Many Lebanese see Hezbollah leader Sayyed Hassan Nasrallah's support for Assad against an insurgency dominated by Syria's Sunni majority as a miscalculation that will drag Lebanon into the Syrian quagmire, exacerbate fighting in Lebanon itself and deepen Sunni-Shi'ite sectarian rifts in the region.
Speaking from Beirut, Alayan said he knew of at least 400 Lebanese families who had been evicted from the UAE alone since 2009, but believed the number was bigger.
"This is repressive. People have lost their investments and their livelihood," he said. "They want to create a financial burden on a certain party in Lebanon (Hezbollah) to tell them that if it were not for them, this would have not happened."
Some Gulf officials are concerned to show the campaign is not directed against Lebanese as a whole. Lebanese are prominent among the region's leading professionals, administrators and entrepreneurs, many co-owning companies with Gulf partners.
Qatar's new emir Sheikh Tamim bin Hamad al-Khalifa, who took power on June 25 after his father abdicated, dispelled fears about widespread deportations of the Lebanese community.
"The Lebanese presence in Qatar is protected, and the Lebanese in Qatar are among their own people. They abide by the state's laws and respect them," Sheikh Tamim was quoted as saying on June 30.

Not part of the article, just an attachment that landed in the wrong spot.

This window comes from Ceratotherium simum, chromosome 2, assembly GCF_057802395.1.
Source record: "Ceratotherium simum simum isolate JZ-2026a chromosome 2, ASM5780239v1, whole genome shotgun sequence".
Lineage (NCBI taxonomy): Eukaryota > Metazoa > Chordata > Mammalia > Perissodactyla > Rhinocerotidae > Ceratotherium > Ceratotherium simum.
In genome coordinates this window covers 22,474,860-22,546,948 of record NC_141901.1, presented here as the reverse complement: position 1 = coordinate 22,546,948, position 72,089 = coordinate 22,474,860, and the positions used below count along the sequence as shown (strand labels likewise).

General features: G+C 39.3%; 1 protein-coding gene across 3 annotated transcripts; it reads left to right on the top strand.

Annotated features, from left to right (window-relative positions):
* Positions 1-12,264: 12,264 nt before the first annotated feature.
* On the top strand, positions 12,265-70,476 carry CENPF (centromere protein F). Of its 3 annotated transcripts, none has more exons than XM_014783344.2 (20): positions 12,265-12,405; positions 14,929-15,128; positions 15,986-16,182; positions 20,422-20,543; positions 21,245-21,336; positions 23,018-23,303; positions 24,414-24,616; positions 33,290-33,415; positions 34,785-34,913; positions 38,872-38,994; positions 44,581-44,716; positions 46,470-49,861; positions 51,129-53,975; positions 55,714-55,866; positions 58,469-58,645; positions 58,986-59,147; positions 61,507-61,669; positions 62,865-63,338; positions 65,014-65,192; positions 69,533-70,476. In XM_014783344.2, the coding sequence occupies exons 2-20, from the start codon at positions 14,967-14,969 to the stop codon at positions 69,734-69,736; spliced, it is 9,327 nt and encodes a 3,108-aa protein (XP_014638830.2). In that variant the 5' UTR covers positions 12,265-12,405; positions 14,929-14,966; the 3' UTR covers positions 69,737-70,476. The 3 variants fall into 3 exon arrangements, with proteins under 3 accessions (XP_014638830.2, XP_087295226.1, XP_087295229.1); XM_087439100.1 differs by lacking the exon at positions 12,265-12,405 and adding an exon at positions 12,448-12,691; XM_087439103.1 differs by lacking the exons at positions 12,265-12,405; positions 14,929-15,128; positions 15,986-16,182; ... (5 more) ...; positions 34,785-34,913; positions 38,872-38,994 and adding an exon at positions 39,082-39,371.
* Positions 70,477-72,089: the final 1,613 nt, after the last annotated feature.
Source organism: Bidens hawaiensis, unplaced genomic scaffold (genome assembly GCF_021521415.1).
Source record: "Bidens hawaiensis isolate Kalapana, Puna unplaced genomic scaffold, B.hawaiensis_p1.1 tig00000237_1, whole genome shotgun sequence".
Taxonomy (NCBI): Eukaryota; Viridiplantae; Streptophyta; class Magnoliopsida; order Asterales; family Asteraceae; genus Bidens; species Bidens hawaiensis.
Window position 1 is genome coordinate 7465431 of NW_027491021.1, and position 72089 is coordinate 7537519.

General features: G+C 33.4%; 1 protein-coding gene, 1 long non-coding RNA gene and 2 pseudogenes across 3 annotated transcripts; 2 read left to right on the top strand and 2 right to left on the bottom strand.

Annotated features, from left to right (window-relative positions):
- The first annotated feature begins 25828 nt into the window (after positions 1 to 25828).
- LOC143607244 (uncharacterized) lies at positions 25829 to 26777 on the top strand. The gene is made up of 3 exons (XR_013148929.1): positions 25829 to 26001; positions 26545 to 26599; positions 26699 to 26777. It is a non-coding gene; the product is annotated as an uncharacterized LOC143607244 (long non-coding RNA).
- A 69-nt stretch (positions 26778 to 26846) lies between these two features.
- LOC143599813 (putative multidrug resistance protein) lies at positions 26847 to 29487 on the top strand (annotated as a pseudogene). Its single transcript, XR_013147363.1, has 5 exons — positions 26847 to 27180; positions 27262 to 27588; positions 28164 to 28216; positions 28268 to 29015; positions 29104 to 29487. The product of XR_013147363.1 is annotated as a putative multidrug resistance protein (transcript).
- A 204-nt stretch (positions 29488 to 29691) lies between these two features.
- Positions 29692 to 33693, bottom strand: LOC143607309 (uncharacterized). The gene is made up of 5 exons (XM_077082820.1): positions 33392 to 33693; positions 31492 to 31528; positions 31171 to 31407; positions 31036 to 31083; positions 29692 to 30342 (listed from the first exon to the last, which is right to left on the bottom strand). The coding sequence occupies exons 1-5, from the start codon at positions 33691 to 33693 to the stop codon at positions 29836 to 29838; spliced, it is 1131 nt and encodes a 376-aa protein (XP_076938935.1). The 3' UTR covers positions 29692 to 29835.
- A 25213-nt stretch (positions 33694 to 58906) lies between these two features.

Lebanese migration to the Gulf started after World War Two with the discovery of oil in Saudi Arabia and Kuwait and in the 1980s to other countries, especially the UAE, Guita Hourani, Director of the Lebanese Emigration Research Center at Notre Dame University in Lebanon, wrote in a 2010 paper.
Hourani said Lebanon's political instability and weak economy led a "reservoir of qualified human resources" to continue to migrate to the cash-rich Gulf states, sending back home hundreds of millions of dollars every year.
Theodore Karasik, director of research at the Institute for Near East and Gulf Military Analysis, said that although the Gulf states had expelled Lebanese Shi'ites for years, Hezbollah's military involvement in Syria heralded a tougher stance.
"I think that there will be a systematic deportation programme as opposed to picking out certain individuals … and given the environment it's going to be pretty high," said Karasik.